Hi all. This next piece is a guest article from my Mum (J). I had hoped to write an article on this issue myself, however the experience is too fresh, and it would be impossible to for me objective about it. While J is not on the autism spectrum, she describes my experience of sensory overload very well and has obviously been paying attention when I talk about Asperger’s Syndrome. (Just a quick note on the timescale, J wrote this piece just under a week ago, on the same day I formally quit my office based job in Leeds). So without further ado, here’s her perspective on sensory overload in the workplace….
Gwen started a new job just over two weeks ago. Since starting, she has rapidly become more anxious and stressed, with an increase in her daily dose of citalopram giving scant relief. I’ve done my best to be understanding, trying to help her sort out what wasn’t working and look for solutions. Even Ninja Mummy can’t (and shouldn’t) try to fix everything. She’s an adult now and needs to make her own decisions. But standing aside when you sense an imminent meltdown has always been a tough call. After a flurry of email conversations with her new employer, the inevitable decision came yesterday……..there simply wasn’t enough they could do to make her work environment more suitable. It was time to leave.
On arriving at her workplace this morning (sadly Gwen was too stressed to travel alone and once again her Support Worker wasn’t available), the reason behind her anxiety was soon apparent. I was sitting in the entrance lobby of the building, an old Victorian School redesigned as a very swanky Business Centre. Almost straight away, I felt overwhelmed by the level of noise and the amount of people coming and going. The building had high ceilings with bright lights and trendy wooden floors. It was without doubt an architect’s dream of sympathetic modernisation, but a complete nightmare for someone with sensory issues and ASD. The large reception area led into an open plan office, with only a thin pane of glass separating the two. This entrance was overlooked by a swanky café, complete with a noisy barrista style coffee machine, hard chairs, and leather settees……… no soft furnishings, curtains or even pictures that might absorb some ambient noise.
I closed my eyes, and tried to put myself in Gwen’s shoes. I soon felt overwhelmed by the level of noise : the noisy trolley rolling along wooden floors laden with glasses for washing, the slurp of a hot drinks machine, high heels on wooden floors, distant music, doors slamming and people chattering as they made their way in and out of the surrounding training rooms, not to mention the distant roar of cars coming in and out of the car park and the main road outside. Added to all this was a strange whooshing hum which I assumed to be some kind of internal heating / ventilation system.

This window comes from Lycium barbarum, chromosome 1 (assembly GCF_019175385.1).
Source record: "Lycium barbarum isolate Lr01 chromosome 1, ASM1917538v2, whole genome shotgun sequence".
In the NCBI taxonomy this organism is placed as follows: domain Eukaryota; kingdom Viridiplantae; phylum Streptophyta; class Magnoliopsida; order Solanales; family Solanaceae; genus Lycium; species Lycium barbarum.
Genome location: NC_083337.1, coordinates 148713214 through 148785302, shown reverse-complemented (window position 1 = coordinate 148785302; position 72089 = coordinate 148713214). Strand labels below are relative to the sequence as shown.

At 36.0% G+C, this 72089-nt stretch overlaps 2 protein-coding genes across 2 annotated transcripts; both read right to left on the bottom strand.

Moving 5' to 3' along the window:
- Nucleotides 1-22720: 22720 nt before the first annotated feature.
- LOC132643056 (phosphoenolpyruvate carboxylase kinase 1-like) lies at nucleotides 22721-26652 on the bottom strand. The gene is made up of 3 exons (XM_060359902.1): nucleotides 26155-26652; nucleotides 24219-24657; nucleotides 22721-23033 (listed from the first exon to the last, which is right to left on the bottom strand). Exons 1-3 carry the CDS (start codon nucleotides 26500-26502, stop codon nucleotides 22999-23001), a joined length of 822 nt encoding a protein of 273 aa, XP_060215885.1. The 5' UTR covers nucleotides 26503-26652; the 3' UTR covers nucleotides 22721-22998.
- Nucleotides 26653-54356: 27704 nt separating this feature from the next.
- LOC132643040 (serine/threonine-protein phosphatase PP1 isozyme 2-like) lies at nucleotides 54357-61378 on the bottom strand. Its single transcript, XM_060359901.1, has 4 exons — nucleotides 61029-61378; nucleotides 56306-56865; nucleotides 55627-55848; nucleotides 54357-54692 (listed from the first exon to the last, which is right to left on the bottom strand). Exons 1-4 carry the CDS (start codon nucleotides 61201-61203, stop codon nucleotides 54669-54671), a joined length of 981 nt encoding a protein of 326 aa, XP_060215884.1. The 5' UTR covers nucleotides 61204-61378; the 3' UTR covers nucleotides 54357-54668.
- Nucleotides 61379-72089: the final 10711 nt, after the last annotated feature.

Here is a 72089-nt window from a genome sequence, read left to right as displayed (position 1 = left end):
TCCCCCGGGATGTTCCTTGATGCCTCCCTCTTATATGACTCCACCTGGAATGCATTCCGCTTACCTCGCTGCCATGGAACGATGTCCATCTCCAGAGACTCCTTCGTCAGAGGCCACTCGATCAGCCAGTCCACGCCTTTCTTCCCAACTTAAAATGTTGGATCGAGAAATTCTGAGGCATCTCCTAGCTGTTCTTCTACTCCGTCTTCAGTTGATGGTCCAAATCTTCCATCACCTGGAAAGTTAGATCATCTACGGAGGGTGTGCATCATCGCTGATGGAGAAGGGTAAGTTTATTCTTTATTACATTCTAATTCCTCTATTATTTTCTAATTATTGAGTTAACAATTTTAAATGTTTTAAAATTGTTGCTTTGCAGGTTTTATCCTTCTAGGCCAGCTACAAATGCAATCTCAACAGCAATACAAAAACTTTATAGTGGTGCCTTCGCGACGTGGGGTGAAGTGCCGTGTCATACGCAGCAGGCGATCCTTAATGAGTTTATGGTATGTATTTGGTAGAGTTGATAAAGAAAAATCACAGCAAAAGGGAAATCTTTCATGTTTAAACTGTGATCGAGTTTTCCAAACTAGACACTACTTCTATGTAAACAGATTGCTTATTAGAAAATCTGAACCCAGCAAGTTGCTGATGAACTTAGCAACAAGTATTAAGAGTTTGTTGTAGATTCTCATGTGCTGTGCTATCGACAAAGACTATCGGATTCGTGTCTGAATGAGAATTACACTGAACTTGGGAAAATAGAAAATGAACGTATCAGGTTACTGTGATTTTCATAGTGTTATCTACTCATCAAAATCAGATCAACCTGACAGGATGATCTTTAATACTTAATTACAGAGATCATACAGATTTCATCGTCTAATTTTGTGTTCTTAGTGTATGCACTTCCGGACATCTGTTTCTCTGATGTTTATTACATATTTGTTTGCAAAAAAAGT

These sounds were all things you might expect to hear in a modern workplace. So what’s the problem? Close your eyes. Imagine I’m talking to you now. Imagine you can hear all those sounds, but hear them just as loud as my voice whilst we’re having this conversation. At the same time, imagine the lights are uncomfortably bright, and your nostrils are being hit with a range of overpowering smells and sensations. How does that feel now? Do you feel stressed? That’s just a small glimpse of what people with ASD and sensory processing issues experience on a day to day basis. We all take for granted our ability to filter out background noise, but many people with ASD don’t have this, meaning “normal” background noise can easily distract them and cause high levels of anxiety. Add to this the pressure of dealing with the institutional jargon and unfamiliar body language of new colleagues and it’s a toxic cocktail.
So what can Neurotypicals do, and why should this concern us? The first thing we have to do when someone with ASD is struggling in a new environment is listen more, put ourselves in their shoes, and try to understand why. Secondly, we need to think harder about reducing the risk of sensory overload in the workplace. The shine and polish of a modern office environment might make us feel hip and attractive, but for some people with autism it’s a living nightmare. If we’re serious about supporting people with disabilities to work it’s time to challenge our own views of beauty and normality. We need to engage a wider range of experiences in the design of public buildings and make sure everyone with different needs has the right support to create an environment that’s safe and comfortable for everyone to work in.